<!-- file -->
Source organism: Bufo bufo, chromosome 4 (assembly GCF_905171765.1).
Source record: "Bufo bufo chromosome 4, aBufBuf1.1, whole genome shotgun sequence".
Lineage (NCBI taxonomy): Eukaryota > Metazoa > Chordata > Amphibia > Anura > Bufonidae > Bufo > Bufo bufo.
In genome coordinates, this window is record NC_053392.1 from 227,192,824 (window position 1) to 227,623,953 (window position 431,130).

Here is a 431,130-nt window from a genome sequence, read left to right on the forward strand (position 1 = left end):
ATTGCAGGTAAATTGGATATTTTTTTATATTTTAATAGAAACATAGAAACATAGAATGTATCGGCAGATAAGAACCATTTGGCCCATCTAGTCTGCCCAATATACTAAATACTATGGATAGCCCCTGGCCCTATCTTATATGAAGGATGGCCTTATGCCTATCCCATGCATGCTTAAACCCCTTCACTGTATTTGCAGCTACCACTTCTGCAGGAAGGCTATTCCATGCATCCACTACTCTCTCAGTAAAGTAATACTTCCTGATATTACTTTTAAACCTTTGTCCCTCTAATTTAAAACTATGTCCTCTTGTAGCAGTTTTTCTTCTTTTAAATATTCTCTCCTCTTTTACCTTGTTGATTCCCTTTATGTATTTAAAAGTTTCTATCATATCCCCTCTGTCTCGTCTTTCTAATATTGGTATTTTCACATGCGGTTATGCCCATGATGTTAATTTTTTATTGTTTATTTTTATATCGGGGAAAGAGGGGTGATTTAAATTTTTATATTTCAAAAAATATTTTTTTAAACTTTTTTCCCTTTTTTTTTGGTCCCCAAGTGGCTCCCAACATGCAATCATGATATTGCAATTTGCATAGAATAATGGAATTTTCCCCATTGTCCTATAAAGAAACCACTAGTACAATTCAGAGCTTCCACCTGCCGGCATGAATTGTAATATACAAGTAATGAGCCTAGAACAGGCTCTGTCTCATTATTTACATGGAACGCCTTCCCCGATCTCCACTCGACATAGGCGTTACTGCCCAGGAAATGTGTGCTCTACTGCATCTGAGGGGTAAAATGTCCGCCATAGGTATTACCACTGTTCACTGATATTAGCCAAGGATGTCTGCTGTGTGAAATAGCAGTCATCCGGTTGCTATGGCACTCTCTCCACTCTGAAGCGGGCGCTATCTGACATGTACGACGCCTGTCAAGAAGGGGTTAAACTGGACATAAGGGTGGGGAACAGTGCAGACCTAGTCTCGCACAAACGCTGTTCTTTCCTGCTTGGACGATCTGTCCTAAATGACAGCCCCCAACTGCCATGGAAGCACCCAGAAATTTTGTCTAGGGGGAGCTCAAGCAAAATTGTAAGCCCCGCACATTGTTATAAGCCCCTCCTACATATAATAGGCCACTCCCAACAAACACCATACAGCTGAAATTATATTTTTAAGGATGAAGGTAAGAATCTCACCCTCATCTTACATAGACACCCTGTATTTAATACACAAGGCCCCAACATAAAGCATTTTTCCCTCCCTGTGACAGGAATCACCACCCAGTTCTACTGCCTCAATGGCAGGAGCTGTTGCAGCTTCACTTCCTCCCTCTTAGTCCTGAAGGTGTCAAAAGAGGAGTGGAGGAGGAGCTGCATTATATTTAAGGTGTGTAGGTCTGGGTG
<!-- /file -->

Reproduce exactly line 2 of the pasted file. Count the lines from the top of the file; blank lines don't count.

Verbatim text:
Source record: "Bufo bufo chromosome 4, aBufBuf1.1, whole genome shotgun sequence".